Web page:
The NFL announced it has suspended Steelers wide receiver JuJu Smith-Schuster for one game. The discipline stems from a vicious block Smith-Schuster put on Bengals linebacker Vontaze Burfict in a violent, ugly Monday Night Football matchup in Week 13.
Smith-Schuster appealed the suspension. James Thrash, an appeals officer jointly appointed by the NFL and NFLPA, has denied the appeal. Smith-Schuster will miss the Steelers’ Week 14 matchup against the Ravens.
Bengals safety George Iloka was also handed a one-game suspension for striking a defenseless player in the head and neck area, but had his overturned, and will pay a fine instead:
#Bengals S George Iloka had his 1-game suspension overturned. He’ll now pay a $35,464.50 fine.— Ian Rapoport (@RapSheet) December 6, 2017
Jon Runyan, the NFL’s vice president of football operations, said in his letter to Smith-Schuster detailing the reasons for the suspension that the hit Smith-Schuster put on Burfict was “a violent and unnecessary blindside shot” to a defenseless player.
“The contact you made with your opponent placed the opposing player at risk of serious injury and could have been avoided,” the letter reads.
Why did the league suspend Smith-Schuster? It centers around this block.
Smith-Schuster led with his shoulder. But he made helmet-to-helmet contact with Burfict, who instantly appeared to be concussed.
Smith-Schuster then stood over a dazed Burfict and stared him down. He was flagged for unnecessary roughness and taunting, but he was not ejected from the game.
Burfict was carted off the field and ruled out of the game with a head injury.
Burfict has quite a history with the Steelers. But Smith-Schuster said after the game that he didn’t know Burfict was the player on the ground.
Smith-Schuster also apologized for taunting Burfict.
I don’t have any intentions to hurt anyone when I play football. I didn’t mean to hurt Vontez Burfict, I just wanted to throw a block for my teammate. I apologize for standing over him and that isn’t me. Praying he gets better.— JuJu Smith-Schuster (@TeamJuJu) December 5, 2017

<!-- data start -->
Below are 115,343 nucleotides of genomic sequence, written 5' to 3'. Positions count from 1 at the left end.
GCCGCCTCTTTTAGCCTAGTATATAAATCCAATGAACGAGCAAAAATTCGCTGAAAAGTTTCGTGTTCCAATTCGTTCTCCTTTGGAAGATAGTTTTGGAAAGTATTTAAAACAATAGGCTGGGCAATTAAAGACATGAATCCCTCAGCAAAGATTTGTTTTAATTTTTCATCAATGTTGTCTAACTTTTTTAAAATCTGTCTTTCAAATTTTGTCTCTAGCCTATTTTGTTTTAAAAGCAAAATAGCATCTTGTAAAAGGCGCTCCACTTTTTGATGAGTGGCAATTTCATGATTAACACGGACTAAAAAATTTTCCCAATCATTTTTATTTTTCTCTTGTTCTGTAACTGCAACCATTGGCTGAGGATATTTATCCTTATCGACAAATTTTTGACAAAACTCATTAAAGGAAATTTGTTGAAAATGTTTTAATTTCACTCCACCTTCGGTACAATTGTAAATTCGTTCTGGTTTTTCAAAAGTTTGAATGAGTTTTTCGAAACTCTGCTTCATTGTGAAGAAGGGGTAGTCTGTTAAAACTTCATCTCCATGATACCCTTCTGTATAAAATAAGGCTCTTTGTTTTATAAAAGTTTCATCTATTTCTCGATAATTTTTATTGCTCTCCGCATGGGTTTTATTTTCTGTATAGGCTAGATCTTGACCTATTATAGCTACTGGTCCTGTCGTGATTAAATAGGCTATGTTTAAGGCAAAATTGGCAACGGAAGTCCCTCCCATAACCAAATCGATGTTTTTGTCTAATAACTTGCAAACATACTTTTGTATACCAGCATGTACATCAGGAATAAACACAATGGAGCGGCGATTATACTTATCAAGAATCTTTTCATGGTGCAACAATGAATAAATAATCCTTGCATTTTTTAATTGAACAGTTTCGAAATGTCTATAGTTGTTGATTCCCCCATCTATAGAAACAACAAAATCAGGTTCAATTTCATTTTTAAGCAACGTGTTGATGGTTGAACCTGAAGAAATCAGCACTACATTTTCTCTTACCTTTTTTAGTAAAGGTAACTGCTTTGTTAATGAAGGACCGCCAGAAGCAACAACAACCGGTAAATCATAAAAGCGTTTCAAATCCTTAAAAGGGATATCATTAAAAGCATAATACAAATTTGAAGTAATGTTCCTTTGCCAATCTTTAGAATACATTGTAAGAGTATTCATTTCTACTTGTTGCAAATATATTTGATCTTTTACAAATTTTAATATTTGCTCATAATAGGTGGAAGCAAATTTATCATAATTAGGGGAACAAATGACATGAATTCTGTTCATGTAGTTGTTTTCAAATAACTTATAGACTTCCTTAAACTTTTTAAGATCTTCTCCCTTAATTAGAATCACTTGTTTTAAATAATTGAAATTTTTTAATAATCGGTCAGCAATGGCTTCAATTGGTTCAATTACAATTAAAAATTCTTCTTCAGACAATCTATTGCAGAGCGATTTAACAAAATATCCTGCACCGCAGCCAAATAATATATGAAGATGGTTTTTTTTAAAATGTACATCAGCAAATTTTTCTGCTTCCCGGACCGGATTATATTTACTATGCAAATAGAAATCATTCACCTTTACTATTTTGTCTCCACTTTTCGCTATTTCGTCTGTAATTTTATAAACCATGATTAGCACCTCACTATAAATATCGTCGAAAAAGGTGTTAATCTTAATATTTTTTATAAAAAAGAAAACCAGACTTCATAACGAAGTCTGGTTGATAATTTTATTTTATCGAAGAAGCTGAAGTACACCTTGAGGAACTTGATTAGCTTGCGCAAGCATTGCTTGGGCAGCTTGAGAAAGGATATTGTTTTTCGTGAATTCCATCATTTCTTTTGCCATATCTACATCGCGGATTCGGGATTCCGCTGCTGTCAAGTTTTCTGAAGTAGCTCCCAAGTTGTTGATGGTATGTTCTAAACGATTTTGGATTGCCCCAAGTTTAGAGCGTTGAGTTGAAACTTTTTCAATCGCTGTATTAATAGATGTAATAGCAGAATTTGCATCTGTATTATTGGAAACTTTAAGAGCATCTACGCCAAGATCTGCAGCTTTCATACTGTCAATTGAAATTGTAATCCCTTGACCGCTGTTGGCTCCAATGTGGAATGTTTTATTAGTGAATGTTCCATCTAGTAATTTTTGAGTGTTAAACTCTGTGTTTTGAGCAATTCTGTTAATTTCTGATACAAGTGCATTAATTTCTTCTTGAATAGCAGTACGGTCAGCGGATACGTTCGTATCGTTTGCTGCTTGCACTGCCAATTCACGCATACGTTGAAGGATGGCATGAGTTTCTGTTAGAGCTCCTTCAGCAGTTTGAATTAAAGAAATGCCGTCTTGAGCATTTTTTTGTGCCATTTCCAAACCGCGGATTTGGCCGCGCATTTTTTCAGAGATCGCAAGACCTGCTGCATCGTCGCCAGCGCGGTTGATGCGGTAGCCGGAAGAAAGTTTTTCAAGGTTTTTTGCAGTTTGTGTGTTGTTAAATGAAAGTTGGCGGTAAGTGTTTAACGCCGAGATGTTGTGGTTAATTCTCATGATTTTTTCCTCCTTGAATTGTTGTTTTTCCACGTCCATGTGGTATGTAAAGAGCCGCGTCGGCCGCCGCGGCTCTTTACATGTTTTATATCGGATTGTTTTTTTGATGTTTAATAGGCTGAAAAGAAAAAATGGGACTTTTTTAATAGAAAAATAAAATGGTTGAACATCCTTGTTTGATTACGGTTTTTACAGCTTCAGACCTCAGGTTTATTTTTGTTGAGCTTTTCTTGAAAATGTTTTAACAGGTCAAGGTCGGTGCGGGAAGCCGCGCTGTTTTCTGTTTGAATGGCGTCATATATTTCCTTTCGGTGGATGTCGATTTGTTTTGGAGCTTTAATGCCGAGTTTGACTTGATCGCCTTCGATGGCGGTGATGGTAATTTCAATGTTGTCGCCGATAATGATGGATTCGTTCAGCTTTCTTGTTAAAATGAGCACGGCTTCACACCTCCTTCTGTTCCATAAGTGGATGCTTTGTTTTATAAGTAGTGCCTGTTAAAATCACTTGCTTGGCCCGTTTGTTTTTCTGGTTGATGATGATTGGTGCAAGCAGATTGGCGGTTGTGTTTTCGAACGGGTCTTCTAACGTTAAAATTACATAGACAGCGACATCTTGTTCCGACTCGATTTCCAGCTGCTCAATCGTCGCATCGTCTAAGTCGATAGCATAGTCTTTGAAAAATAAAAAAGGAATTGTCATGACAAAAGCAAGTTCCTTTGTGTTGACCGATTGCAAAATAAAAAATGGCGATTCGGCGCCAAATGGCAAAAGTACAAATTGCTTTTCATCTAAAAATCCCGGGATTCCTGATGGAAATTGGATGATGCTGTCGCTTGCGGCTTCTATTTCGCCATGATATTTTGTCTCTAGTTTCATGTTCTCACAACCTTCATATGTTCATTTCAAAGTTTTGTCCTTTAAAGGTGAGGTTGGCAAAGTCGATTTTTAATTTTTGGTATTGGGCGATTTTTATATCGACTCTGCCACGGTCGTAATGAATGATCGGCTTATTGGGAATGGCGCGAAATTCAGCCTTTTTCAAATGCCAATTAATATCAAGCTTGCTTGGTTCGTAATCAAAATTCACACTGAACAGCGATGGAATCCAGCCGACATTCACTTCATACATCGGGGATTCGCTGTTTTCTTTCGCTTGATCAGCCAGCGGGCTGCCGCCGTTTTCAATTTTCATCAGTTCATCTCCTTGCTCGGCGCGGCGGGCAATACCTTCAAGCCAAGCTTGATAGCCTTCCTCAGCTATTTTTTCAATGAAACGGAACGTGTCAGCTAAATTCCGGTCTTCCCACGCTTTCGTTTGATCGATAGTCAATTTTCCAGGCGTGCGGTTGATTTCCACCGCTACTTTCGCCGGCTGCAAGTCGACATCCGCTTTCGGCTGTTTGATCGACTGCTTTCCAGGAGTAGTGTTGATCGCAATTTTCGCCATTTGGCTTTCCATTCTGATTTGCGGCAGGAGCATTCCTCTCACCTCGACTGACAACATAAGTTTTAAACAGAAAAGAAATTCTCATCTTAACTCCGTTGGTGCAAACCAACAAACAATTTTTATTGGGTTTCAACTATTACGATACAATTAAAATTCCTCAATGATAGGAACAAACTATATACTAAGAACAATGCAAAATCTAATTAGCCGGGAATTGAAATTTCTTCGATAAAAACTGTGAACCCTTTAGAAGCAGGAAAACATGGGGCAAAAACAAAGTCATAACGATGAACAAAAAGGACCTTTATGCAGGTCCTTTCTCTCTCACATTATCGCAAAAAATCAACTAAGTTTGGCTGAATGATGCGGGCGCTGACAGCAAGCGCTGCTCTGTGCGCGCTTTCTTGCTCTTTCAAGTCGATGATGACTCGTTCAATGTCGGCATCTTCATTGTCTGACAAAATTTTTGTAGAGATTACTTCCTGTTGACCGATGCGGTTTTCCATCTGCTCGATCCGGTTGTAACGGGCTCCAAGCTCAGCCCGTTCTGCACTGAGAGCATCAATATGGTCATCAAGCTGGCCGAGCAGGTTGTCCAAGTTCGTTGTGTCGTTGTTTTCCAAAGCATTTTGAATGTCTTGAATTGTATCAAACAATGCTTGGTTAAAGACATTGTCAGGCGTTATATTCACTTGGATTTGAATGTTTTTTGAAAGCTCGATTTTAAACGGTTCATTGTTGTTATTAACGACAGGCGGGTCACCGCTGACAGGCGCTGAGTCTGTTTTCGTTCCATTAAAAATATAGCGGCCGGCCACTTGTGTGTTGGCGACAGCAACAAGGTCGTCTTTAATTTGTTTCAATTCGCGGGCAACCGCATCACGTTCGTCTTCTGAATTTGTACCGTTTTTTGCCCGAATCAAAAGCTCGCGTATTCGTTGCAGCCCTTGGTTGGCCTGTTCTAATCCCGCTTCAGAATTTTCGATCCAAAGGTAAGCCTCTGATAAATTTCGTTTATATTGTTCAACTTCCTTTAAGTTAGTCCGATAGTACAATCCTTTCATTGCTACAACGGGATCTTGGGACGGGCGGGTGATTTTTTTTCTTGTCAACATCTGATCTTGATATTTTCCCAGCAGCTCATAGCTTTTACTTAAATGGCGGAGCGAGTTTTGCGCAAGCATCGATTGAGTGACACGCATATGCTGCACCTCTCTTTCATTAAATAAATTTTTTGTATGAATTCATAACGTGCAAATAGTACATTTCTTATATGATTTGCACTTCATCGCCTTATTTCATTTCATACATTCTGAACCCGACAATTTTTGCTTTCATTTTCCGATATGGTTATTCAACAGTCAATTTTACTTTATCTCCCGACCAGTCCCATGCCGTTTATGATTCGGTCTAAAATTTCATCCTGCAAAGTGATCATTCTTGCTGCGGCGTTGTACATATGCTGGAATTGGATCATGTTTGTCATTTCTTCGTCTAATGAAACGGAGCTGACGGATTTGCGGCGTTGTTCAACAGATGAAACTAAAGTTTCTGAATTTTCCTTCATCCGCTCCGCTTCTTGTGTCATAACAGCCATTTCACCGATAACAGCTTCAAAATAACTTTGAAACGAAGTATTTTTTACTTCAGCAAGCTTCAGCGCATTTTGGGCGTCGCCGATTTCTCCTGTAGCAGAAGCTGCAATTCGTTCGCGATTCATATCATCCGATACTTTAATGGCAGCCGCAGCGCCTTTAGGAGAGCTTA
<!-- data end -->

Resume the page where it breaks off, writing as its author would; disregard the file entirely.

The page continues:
Why didn’t the league just fine Smith-Schuster? The NFL decides discipline on a case-by-case basis.
There have been a rash of suspensions lately for actions the league says have no place in the game. Broncos cornerback Aqib Talib and Raiders wide receiver Michael Crabtree both received two-game suspensions after a fight between the two set off a full-on brawl between the two teams. Those suspensions were each reduced to one game on appeal.
The NFL issued a one-game suspension to Patriots tight end Rob Gronkowski this week for dropping an elbow to the back of Bills cornerback Tre’Davious White’s head well after a play was over. White left the game with a concussion and remains in the protocol.
In Smith-Schuster’s case, it does not look like he intended to seriously injure Burfict. But that was the outcome, and it was obvious immediately. His decision to stand over Burfict and taunt him certainly didn’t help his case.
“Your conduct following the hit fell far below the high standards of sportsmanship expected of an NFL player,” Runyan’s letter to Smith-Schuster said.
Why does this matter? The NFL is under constant criticism, and rightfully so, for an inconsistent approach to protecting player safety. Smith-Schuster caused a serious injury and celebrated it.
Burfict’s injury wasn’t the only scary moment of the night. Steelers linebacker Ryan Shazier had to be immobilized and taken from the field on a backboard after suffering a spinal injury on Monday night.
Shazier immediately grabbed his lower back and appeared unable to move his legs after the injury. It’s reportedly a spinal contusion for Shazier. He remained hospitalized on Tuesday morning, but he had feeling in his extremities.
The suspension sends a message that the league is making an effort to police player safety in ways it can control. But it has a long way to go.